You don't have to be a andquot;seniorandquot; citizen to join the Del Norte County Senior Center on Northcrest Drive.
This home to one of the area's most successful showcases of community volunteerism accepts adults of any age. Enjoying its services requires only a $12 annual membership fee.
The center, created to give elderly citizens a place to gather, socialize, enjoy nutritious meals and have access to various services, has morphed into a spot where every month is crammed with interesting activities for adults, seniors or not.
Activities include two types of exercise classes, both line and square dance classes, free legal advice, table games such as cards, Bunco, Scrabble and others.
Its lunches are famous and cheap. Donations of three or five dollars are requested, but no one is turned away for lack of funds, say center officials. Lines waiting for food often reach the front door. Think Grand Central Station.
Lunches are served there every week from Monday through Friday unless Friday is picnic-time and people go to a park for lunch. Besides this, 60-70 Meals on Wheels are served daily to shut-ins on the same schedule. Wednesday diners are always serenaded by the legendary Boondock Band.
A blood pressure clinic and a program on Hi Cap insurance information also are included. Most activities are free. Catered Sunday dinners for the widowed persons are an exception.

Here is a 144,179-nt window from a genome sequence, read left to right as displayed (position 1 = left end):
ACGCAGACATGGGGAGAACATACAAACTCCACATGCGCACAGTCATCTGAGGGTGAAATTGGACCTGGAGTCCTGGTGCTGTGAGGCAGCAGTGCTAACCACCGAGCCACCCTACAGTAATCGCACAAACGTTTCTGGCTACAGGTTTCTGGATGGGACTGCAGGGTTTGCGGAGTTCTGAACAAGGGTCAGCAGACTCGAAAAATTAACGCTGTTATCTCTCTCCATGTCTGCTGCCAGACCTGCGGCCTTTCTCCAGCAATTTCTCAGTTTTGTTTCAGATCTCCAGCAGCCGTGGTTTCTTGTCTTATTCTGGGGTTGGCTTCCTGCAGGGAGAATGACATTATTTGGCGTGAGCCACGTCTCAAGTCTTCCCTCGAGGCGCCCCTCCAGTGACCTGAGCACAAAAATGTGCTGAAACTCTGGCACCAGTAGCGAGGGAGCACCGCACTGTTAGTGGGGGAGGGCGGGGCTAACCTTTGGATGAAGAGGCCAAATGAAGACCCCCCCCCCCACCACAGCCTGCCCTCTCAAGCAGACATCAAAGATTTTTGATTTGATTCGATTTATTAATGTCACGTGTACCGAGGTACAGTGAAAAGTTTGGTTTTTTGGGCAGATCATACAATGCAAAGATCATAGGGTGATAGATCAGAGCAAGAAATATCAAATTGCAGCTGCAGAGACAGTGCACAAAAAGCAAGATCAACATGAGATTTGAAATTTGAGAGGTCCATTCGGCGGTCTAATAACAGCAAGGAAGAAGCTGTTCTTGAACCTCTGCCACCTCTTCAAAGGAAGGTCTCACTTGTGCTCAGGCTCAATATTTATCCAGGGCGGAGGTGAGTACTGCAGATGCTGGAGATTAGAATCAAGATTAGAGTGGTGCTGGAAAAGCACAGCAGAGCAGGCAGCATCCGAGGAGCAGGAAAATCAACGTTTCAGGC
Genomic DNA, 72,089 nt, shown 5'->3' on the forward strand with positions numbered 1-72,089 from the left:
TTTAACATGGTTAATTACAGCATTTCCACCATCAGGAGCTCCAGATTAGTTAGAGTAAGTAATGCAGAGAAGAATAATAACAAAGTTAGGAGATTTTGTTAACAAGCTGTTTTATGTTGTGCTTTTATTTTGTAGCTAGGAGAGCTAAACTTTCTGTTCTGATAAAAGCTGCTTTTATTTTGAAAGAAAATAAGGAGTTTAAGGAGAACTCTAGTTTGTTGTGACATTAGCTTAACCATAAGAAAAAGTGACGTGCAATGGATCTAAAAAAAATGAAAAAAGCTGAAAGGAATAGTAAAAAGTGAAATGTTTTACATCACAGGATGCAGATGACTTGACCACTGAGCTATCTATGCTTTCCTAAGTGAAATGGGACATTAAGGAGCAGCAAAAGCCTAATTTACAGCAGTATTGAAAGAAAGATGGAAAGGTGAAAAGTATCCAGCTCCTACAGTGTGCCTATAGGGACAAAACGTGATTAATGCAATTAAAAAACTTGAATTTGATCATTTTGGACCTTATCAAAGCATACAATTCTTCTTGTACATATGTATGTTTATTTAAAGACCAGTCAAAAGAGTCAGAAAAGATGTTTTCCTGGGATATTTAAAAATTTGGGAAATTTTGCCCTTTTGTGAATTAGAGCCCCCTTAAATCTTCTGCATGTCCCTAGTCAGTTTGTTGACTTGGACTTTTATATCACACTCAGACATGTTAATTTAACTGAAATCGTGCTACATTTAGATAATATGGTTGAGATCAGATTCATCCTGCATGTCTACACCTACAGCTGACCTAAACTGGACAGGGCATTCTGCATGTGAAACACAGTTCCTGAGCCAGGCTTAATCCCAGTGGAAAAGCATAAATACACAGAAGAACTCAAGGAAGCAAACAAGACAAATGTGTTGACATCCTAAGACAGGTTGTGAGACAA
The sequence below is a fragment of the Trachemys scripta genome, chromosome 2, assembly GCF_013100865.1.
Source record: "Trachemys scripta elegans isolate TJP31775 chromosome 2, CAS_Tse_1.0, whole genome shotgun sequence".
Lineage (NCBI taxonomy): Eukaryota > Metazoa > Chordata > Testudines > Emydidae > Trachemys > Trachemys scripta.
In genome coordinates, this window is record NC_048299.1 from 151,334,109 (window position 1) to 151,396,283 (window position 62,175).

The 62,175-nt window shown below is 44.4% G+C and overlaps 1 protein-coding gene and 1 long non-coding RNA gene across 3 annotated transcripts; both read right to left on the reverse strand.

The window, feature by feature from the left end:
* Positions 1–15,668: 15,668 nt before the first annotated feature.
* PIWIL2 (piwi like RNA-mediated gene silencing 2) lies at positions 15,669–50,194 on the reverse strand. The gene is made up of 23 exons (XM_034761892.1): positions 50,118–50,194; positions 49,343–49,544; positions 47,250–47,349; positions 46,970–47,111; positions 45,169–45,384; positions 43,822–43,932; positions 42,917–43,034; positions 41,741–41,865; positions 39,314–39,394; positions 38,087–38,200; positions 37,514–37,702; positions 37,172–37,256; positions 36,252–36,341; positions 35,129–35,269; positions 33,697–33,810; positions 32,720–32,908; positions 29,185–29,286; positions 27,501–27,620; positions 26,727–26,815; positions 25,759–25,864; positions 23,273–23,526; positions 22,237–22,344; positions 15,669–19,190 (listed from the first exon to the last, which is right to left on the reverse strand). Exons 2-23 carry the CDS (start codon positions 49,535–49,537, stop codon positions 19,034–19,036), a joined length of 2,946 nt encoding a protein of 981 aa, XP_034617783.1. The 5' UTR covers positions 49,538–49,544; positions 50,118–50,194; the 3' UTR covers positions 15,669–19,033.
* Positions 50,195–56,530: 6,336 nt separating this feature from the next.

Del Norte Senior Center is headed by three of only 12 employees. Cindy Brande is executive director. Tracy Lawson is volunteer coordinator. Eileen Silvey is program director in charge of juggling limited space to include all groups and clubs wishing to use it.
The volunteers about 40 of them, are the engine that powers both programs and services, such as KP duty and cooking all those meals every day. Everything costs money. The local Area Agency on Aging provides $12,000 a month toward the meals.
Local donors include Pizza Hut, Elk Valley Casino, Wal-Mart, Home Depot, Safeway and Del Norte Office Supply. Many of the volunteers are seniors, people in their 70s, 80s and even 90s. Some are young people. Virtually every social activity offered is run by volunteers.
Among them are people like Jackie Brixey, exercise director. Brixy has been at it for andquot;about eight years,andquot; she says. A former nurse, she is an aqua-exercise specialist. An assistant who sometimes spells her is Jean McCord. Gail Brotherhood's Tai Chi classes at the Methodist Church spilled over into the Senior Center.
Florence Howard, who has probably volunteered for everything one can volunteer for in this county, is on duty at the check stand three days a week. Retired doctors, attorneys, and other specialists are on the list. The center is now used by several Crescent City Women's Club sub-groups, service organizations and the like.
Virtually everything offered by the center couldn't exist without volunteers. Truly a remarkable example of community spirit at work in this andquot;seniorandquot; fun palace.